In the realm of engineering in the early 20th century, William Barclay Parsons (1859-1932) stands out. He founded Parsons Brinckerhoff in 1885 and oversaw the design and construction of New York City’s first subway, which opened in 1904. Parsons oversaw numerous major projects, such as the Steinway Tunnel for New York’s rapid transit and the Cape Cod Canal in Massachusetts. He also was an advisor to President Theodore Roosevelt on the Panama Canal.

Henry M. Brinckerhoff (1868-1949) is credited with being the co-inventor of the third rail, which would be used by city rail transit trains and was demonstrated at the Columbian Exposition in Chicago in 1893. Brinckerhoff also is recognized for his innovative work in the development of early railways and subways. In 1906, he joined William Barclay Parsons to form Parsons Brinckerhoff, now one of the oldest continuously operating engineering firms in the country.

Karl Terzaghi is a name that many people may not know, but in the world of soil mechanics, he was huge. Terzaghi’s “effective stress principle” led to a fundamental understanding of the characteristics of soil, how it settles, its strength, its permeability and its erosion. He set the methods and procedures for what is now called geotechnical engineering and became known as the “father of soil mechanics.” Terzaghi (1883-1963) disseminated his research findings by teaching at universities and giving lectures for the public. He became a soils consultant to the Bureau of Public Roads, the precursor to the Federal Highway Administration, during the 1920s. The Geo-Institute of the American Society of Civil Engineers honors Terzaghi by giving an annual award in his name for contributions to soil mechanics and earthwork and by sponsoring the annual Karl Terzaghi Lecture given by a distinguished engineer.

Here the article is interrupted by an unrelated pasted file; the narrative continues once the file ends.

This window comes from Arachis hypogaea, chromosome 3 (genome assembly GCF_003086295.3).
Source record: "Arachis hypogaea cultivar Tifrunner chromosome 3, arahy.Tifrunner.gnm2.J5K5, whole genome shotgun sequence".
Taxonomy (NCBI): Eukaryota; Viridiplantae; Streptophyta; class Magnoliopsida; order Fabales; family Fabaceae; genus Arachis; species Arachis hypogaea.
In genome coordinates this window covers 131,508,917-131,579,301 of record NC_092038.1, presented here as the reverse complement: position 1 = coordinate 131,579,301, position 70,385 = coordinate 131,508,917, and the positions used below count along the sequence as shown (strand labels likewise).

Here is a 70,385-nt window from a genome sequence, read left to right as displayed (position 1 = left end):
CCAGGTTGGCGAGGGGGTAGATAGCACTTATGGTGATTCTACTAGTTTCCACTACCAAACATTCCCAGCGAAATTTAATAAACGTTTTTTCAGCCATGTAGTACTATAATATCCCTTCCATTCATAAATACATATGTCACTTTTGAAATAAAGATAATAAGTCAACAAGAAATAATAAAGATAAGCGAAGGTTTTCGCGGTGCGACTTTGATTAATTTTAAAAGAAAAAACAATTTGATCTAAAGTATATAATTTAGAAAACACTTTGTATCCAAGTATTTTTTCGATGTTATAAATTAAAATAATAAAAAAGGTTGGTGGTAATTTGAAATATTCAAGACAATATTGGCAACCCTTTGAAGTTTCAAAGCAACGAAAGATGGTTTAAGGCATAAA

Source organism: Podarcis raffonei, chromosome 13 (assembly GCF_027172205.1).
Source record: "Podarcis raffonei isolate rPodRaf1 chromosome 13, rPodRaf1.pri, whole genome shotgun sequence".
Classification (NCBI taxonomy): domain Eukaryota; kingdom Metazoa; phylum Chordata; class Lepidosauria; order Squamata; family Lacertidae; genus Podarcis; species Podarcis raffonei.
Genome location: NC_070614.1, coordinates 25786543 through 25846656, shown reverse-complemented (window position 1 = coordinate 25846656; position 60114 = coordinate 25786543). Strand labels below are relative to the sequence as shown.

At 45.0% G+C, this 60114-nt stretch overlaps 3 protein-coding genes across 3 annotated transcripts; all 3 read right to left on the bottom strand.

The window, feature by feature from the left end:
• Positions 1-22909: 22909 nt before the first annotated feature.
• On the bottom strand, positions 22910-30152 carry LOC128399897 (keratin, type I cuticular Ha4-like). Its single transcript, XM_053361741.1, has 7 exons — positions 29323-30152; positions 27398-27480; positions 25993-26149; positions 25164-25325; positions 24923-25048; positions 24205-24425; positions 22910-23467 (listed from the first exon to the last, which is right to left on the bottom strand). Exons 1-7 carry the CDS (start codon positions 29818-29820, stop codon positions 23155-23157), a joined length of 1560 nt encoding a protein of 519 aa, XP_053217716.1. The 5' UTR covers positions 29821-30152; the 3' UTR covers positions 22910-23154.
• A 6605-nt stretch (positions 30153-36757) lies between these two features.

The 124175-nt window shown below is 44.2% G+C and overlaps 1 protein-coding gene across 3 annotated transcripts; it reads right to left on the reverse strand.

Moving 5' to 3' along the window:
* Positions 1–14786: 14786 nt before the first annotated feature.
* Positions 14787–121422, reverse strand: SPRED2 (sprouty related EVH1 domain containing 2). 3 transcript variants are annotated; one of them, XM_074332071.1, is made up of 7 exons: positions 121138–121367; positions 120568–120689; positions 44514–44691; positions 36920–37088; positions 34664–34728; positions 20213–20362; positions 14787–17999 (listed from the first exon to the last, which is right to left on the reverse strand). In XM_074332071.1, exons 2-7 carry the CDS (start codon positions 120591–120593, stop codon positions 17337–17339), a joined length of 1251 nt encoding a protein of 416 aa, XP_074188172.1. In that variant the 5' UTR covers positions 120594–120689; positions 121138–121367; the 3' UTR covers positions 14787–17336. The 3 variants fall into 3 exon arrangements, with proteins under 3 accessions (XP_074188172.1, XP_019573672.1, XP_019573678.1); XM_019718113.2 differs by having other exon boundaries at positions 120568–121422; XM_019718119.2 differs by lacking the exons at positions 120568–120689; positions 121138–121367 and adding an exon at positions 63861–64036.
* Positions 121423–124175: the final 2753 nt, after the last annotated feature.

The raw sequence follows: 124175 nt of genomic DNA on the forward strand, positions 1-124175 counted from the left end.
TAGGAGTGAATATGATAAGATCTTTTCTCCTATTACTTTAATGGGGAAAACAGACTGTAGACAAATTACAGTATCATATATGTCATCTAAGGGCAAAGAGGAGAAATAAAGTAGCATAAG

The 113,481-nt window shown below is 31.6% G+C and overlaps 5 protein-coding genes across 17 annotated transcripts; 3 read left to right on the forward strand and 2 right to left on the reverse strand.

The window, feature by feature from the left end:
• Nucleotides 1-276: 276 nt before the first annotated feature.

People with a long memory will recognize the Highway Research Board (HRB) as the precursor to today’s Transportation Research Board. One of the people behind the HRB was Roy W. Crum (1885-1951), who served as its director for 23 years. Crum earned a bachelor’s degree in civil engineering from Iowa State University and had a long association with the university, including teaching there for 12 years.